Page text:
Convalescent leave is granted to a service member to aid their return to active duty in the event of injury, sickness, or maternity. The length of convalescent leave can be up to 30 days. It is a non-chargeable paid leave with the approval and discretion of your doctor and commanding officer.

    • Expanded parental leave

    This is granted to service member parents, both adoptive and birth parents. 12 weeks are given to eligible members within a one-year period, starting on the birth date of the child or the official legal start of guardianship.

    For birth parents, this could be stacked on top of a convalescent leave to give way for childbirth recovery and parental adjustments.

    • Reserve Component Maternity Leave (RCML)

    RCML is granted to a reserve component member from inactive duty training or IDT after childbirth.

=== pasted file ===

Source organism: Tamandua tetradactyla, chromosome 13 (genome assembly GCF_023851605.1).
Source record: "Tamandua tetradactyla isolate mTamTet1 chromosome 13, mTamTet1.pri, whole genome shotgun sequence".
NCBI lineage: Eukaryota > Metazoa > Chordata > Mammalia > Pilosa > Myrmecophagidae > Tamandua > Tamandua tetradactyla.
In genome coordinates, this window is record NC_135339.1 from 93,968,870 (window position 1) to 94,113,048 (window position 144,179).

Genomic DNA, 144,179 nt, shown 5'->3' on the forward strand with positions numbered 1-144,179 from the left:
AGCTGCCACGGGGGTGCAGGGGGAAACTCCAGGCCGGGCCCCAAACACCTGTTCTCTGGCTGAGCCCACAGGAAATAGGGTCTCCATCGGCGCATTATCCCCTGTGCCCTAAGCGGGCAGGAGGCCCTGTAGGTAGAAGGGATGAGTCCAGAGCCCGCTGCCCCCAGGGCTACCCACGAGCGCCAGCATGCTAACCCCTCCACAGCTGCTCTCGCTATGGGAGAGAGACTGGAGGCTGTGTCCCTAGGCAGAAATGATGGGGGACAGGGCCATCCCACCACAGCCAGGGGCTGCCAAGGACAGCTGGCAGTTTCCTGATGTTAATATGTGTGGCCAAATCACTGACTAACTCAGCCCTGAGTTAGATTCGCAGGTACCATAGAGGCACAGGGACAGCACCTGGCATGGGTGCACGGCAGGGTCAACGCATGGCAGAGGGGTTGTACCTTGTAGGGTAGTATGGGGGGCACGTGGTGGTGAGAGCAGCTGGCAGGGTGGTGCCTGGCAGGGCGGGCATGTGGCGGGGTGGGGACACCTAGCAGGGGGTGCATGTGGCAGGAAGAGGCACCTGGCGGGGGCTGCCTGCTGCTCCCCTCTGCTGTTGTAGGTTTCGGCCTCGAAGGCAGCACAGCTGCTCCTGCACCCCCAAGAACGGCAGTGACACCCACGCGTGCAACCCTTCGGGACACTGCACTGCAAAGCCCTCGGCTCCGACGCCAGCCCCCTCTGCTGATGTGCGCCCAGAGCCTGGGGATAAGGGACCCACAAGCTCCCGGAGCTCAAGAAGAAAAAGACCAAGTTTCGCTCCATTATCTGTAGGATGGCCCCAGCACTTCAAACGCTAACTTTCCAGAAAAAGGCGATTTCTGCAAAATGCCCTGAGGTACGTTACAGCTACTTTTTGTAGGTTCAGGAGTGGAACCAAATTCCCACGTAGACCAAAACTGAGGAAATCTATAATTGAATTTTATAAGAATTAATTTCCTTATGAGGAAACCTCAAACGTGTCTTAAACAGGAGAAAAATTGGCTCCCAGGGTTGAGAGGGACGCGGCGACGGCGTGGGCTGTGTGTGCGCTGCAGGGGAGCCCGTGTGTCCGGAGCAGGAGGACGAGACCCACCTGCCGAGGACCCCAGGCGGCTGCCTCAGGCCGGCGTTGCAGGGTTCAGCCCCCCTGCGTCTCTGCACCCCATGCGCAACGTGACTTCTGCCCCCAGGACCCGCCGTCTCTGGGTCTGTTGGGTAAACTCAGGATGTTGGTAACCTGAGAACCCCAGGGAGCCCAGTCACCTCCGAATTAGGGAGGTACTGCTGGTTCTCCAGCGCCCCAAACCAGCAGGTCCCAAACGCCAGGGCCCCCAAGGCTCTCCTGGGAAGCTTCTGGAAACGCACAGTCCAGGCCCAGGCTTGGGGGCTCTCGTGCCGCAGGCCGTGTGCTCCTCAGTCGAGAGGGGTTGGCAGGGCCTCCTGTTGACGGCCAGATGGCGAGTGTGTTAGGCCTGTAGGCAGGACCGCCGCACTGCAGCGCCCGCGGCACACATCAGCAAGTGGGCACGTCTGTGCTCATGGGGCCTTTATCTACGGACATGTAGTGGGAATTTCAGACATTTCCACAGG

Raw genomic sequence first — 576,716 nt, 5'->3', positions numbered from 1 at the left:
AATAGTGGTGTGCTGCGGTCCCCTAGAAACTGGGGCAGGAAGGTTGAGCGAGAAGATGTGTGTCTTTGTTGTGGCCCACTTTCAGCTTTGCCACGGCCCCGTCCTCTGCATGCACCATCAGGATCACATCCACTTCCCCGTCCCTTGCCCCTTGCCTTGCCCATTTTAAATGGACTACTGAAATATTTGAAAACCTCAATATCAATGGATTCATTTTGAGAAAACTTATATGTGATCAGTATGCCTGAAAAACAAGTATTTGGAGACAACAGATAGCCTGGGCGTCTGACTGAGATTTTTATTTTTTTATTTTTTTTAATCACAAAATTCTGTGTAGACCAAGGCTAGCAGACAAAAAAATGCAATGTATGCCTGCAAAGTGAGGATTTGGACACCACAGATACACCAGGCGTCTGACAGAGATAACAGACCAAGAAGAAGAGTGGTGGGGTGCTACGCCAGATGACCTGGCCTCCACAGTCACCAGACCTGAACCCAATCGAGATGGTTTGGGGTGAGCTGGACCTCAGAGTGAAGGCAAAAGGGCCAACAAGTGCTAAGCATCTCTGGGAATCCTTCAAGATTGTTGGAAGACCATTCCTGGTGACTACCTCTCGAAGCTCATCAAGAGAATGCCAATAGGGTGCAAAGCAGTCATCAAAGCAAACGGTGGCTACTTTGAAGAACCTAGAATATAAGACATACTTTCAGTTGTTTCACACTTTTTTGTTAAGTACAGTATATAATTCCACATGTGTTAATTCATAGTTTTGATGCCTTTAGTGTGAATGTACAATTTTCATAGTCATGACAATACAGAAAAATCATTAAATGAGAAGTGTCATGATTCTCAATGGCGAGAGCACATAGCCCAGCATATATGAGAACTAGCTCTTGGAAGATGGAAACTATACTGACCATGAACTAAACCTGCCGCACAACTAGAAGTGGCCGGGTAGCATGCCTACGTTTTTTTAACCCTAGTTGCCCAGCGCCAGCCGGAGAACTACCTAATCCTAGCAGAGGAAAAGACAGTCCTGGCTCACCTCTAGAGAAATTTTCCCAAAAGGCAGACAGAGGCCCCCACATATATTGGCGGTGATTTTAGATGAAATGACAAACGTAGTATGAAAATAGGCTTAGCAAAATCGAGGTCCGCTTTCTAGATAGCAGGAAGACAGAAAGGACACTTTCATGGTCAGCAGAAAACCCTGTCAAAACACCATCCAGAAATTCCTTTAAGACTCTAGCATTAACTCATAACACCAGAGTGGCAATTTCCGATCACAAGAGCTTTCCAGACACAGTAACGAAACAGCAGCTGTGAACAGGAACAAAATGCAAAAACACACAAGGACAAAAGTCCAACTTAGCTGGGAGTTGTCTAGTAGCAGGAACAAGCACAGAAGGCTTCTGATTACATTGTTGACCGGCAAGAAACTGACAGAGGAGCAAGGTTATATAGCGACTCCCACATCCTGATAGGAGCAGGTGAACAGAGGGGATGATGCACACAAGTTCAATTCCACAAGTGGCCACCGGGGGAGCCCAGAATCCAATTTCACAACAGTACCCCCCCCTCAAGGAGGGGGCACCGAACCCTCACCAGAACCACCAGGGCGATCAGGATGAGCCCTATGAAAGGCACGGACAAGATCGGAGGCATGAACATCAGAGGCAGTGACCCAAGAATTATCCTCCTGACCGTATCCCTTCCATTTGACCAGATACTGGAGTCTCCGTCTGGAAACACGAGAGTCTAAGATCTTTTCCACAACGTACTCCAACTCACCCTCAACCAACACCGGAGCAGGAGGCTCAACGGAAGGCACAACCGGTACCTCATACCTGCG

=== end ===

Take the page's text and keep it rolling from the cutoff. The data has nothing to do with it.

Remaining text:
Within one year, starting on the birth date, eligible reserve component members are allowed up to 12 IDT periods of approved absences.

    During RCML, they will still be entitled to receive inactive duty pay, special pay, incentive pay, bonuses, and retirement points credited to them.

    • Terminal leave

    This is a regular, chargeable leave applied before retiring from active duty.  You are allowed to use your remaining leave balance instead of selling it to the military, with a maximum of 60 days.

    • Permissive Temporary Duty (TDY)

    Permissive TDY or Permissive leave is given to military members with a maximum of 10 days to facilitate a Permanent Change of Station or PCS. This allows military members to move within the 50 states including DC without charging them for leave. Also, during permissive TDY, there are no daily pay and transportation allowances.

The Best Time to Use Terminal Leave

The only time that would make sense for you to apply for terminal leave is right before you retire from active duty. So the best time is before your expiration-term of service or ETS.